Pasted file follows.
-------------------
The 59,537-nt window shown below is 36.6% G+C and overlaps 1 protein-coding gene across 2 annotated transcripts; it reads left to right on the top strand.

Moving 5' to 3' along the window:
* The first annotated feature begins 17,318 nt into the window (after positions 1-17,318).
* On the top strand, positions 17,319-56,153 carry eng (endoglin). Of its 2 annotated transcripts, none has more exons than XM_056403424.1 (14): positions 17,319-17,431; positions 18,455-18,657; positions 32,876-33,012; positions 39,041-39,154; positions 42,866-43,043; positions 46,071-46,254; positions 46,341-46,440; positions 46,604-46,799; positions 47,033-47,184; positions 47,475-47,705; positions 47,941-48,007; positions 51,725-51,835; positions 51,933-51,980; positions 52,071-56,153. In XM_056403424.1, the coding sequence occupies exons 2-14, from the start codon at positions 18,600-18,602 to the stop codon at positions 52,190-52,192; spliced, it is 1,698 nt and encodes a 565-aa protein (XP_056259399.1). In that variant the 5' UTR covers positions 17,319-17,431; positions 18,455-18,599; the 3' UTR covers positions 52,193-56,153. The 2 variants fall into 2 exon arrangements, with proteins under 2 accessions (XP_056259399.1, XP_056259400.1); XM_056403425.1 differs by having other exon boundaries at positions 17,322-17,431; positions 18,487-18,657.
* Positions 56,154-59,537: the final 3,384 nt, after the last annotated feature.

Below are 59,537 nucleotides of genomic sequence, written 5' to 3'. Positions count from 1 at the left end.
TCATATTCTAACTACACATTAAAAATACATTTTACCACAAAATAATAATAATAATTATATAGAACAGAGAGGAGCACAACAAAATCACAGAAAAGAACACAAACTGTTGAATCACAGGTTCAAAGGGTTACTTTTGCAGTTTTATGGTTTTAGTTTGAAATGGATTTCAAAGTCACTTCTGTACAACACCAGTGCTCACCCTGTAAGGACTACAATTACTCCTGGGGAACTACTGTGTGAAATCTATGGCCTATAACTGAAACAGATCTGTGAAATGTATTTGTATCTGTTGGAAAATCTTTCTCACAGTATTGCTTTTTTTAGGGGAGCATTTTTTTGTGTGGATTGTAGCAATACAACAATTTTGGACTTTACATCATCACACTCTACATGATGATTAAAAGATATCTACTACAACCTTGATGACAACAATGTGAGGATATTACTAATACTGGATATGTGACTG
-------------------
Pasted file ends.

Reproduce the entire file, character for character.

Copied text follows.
The 59,537-nt window shown below is 36.6% G+C and overlaps 1 protein-coding gene across 2 annotated transcripts; it reads left to right on the top strand.

Moving 5' to 3' along the window:
* The first annotated feature begins 17,318 nt into the window (after positions 1-17,318).
* On the top strand, positions 17,319-56,153 carry eng (endoglin). Of its 2 annotated transcripts, none has more exons than XM_056403424.1 (14): positions 17,319-17,431; positions 18,455-18,657; positions 32,876-33,012; positions 39,041-39,154; positions 42,866-43,043; positions 46,071-46,254; positions 46,341-46,440; positions 46,604-46,799; positions 47,033-47,184; positions 47,475-47,705; positions 47,941-48,007; positions 51,725-51,835; positions 51,933-51,980; positions 52,071-56,153. In XM_056403424.1, the coding sequence occupies exons 2-14, from the start codon at positions 18,600-18,602 to the stop codon at positions 52,190-52,192; spliced, it is 1,698 nt and encodes a 565-aa protein (XP_056259399.1). In that variant the 5' UTR covers positions 17,319-17,431; positions 18,455-18,599; the 3' UTR covers positions 52,193-56,153. The 2 variants fall into 2 exon arrangements, with proteins under 2 accessions (XP_056259399.1, XP_056259400.1); XM_056403425.1 differs by having other exon boundaries at positions 17,322-17,431; positions 18,487-18,657.
* Positions 56,154-59,537: the final 3,384 nt, after the last annotated feature.

Below are 59,537 nucleotides of genomic sequence, written 5' to 3'. Positions count from 1 at the left end.
TCATATTCTAACTACACATTAAAAATACATTTTACCACAAAATAATAATAATAATTATATAGAACAGAGAGGAGCACAACAAAATCACAGAAAAGAACACAAACTGTTGAATCACAGGTTCAAAGGGTTACTTTTGCAGTTTTATGGTTTTAGTTTGAAATGGATTTCAAAGTCACTTCTGTACAACACCAGTGCTCACCCTGTAAGGACTACAATTACTCCTGGGGAACTACTGTGTGAAATCTATGGCCTATAACTGAAACAGATCTGTGAAATGTATTTGTATCTGTTGGAAAATCTTTCTCACAGTATTGCTTTTTTTAGGGGAGCATTTTTTTGTGTGGATTGTAGCAATACAACAATTTTGGACTTTACATCATCACACTCTACATGATGATTAAAAGATATCTACTACAACCTTGATGACAACAATGTGAGGATATTACTAATACTGGATATGTGACTG